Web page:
Aug
29
2012

You might have already booked your ultimate spring vacation, but for those who are still pondering what to do as the weather heats up it is time to start planning your next seaside escape.

Days of indoors at galleries and wine tours – can be kept for winter … aficionados of course are welcome all year round – but in their place should white sandy beaches, lazy afternoons and skinny dipping in the quiet lagoons in warmer weather.

In Tasmania, you will find a number of awe inspiring locations to take you away from the daily grind and a little bit closer to paradise.

The most popular destination for this kind of activity would have to be jaw-droppingly beautiful retreats that are strung the island state's east coast.

From Hobart to the Bay of Fires and Maria Island, you won't want for places to go to unwind when you travel through the region. (The chances are also fairly high that you will be booking a return visit before the trip is out!)

While there are tours you can go on, it is best to spread your journey out over seven days of pure discovery.

Build a personal adventure beginning with a flight into Hobart airport, pick up a hire car for the week. From the airport drive through Cambridge and explore Richmond; unintentionally you are on one of the wine routes and the Coal River Valley will tempt you on the way. Immerse yourself in history, then swing back onto the road to Orford – a small town whicho happens to specialise in mouth-watering pizzas and great coffee – before slipping through to Triabunna, you should be in time for an afternoon cruise to Maria Island.

Stay Orford or Triabunna

Day two should be spent hitting the town of Swansea – seeking out Kate's Berry farm and the Bark Mill – there are also more wineries which will thrust themselves at you and perhaps the enjoyment of a wildlife park to allow you to change your pace. There’s a Blow Hole and the walk along the beach prior to staying overnight in Bicheno. Dusk brings an opportunity of penguin spotting as there is a rookery near the town.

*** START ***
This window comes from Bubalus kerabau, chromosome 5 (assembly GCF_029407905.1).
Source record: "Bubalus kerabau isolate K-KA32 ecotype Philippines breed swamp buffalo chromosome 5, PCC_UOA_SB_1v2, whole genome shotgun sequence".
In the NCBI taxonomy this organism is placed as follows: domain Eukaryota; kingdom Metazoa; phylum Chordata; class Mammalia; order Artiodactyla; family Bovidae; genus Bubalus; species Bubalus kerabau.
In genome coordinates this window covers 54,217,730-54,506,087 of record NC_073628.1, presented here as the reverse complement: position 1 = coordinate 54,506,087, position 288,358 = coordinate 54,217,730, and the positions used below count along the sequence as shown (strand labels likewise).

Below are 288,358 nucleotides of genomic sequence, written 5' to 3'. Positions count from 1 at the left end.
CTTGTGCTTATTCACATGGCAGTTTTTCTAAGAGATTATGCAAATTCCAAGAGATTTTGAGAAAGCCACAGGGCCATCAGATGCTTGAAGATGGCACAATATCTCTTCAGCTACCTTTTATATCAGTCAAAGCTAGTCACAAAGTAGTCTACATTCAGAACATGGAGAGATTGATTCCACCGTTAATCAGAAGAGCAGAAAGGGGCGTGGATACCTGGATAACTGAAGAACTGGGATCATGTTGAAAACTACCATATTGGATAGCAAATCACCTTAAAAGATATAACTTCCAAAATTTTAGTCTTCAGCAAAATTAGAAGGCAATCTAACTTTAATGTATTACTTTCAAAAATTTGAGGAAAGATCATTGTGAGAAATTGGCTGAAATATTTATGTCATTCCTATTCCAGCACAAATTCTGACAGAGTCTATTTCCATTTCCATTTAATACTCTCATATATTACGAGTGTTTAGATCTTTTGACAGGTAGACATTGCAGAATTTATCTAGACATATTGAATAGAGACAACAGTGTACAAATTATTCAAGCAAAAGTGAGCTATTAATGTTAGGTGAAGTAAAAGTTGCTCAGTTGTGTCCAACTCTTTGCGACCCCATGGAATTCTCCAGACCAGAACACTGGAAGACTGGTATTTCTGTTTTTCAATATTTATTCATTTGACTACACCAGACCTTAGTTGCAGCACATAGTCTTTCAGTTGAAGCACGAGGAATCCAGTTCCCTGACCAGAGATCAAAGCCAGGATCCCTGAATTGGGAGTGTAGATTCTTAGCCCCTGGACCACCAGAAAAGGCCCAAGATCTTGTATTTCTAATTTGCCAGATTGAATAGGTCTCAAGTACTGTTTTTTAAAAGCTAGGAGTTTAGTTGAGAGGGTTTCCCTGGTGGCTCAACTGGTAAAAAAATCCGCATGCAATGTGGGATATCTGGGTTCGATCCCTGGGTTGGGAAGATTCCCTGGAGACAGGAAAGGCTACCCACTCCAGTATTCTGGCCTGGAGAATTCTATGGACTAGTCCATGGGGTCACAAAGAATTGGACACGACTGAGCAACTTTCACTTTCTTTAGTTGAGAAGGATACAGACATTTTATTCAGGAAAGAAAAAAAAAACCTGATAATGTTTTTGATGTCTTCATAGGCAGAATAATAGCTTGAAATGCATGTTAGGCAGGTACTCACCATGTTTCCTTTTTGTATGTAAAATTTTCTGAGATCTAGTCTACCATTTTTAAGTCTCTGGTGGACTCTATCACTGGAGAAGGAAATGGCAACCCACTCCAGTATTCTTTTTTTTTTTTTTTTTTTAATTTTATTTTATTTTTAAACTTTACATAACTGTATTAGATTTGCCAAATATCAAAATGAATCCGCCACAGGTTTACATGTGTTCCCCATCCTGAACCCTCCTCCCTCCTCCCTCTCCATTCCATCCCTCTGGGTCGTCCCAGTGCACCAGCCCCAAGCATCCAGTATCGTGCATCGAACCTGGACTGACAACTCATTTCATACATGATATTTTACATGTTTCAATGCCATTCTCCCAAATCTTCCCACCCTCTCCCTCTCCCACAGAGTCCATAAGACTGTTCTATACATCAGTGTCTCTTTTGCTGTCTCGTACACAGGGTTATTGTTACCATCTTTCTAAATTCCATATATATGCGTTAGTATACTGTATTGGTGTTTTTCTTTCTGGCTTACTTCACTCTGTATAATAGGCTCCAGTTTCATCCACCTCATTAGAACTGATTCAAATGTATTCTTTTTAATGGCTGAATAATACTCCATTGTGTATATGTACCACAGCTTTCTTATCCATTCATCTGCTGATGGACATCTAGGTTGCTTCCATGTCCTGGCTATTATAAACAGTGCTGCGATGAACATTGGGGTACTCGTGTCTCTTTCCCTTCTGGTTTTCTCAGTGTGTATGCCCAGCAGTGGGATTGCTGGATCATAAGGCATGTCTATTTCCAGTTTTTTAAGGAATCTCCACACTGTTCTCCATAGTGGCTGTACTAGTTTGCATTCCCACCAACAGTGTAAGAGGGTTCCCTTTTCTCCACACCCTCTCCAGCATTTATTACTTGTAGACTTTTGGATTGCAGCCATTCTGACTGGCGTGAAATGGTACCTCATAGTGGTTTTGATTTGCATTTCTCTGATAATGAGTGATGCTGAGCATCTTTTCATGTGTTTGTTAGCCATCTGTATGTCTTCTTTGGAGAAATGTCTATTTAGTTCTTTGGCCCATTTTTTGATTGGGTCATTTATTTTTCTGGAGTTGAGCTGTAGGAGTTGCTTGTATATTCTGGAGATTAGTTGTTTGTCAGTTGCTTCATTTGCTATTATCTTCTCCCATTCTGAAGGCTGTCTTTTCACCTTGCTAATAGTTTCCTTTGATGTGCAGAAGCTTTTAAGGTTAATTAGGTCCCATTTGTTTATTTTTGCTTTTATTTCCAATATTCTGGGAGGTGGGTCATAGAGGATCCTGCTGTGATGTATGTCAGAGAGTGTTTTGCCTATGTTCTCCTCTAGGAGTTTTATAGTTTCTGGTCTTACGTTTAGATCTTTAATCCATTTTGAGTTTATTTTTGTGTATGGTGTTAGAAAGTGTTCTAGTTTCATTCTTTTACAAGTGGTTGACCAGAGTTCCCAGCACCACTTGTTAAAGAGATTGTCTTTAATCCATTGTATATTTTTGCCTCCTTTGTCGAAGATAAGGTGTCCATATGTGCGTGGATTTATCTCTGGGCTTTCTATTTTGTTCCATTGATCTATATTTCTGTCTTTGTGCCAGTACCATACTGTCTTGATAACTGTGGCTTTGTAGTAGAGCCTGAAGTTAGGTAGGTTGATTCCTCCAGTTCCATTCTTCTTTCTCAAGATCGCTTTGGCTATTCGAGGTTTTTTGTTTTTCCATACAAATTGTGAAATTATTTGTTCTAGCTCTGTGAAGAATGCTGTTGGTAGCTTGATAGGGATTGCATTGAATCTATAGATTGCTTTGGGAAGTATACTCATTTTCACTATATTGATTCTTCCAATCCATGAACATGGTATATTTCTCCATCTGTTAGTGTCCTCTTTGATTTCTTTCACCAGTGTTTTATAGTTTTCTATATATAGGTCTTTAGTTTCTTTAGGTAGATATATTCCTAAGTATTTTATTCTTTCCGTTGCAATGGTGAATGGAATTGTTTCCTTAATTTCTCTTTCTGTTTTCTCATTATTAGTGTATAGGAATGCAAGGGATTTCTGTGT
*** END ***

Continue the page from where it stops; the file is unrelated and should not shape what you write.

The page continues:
Stay Bicheno

Day three might best be described as a busy one, so rise early. You’ve heard of Coles Bay and Freycinet … it will not disappoint. You’ll be choosing from ATV’ing, walking, gazing or even kayaking. There is also a cruise should you wish to leave the arm muscles free from endeavour. Wineglass Bay by any means is unforgettable, and in whale season you will see them out to sea from the lighthouse lookout.
The remainder of the day is the journey through to St Helens and the Bay of Fires.

Stay in the St Helens area. There are hill tops, retreats, gardens and beach locations. Bay of Fires has produced some of Tasmania’s most engaging photographs – red stained rock, white sand and blissfully blue water – you’ll want to capture your own Instagr.ams and shots for facebook to capture the memory and to share. It is a place to contemplate. It’s easy to see why this area from the Chain of Lagoons up, is a popular holiday camping mecca.

You can change any part of this trip to suit your interests and there is always the option to stay an extra night if you stumble across your own version of paradise. A seven day itinerary will expand every option and allow more leisurely exploration. On a holiday, you don’t want go, go, go.

Coal River Valley Vineyard - Image Credit: WineTasmania & Bishops Vineyard

Richmond Tasmania - Image Credit: Anstey Barton B&B

Beautiful Spring Beach near Orford - Image Credit: Flickr User Kevin~GE30

Triabunna is the base for sea based excursions into Oyster Bay and Maria Island

Wineglass Bay - Image Credit: Saffire Lodge

Blowhole north of Bicheno -  Image Credit: Dianah Mieglich

Binalonga Bay near St Helens - Image Credit: Travels for You

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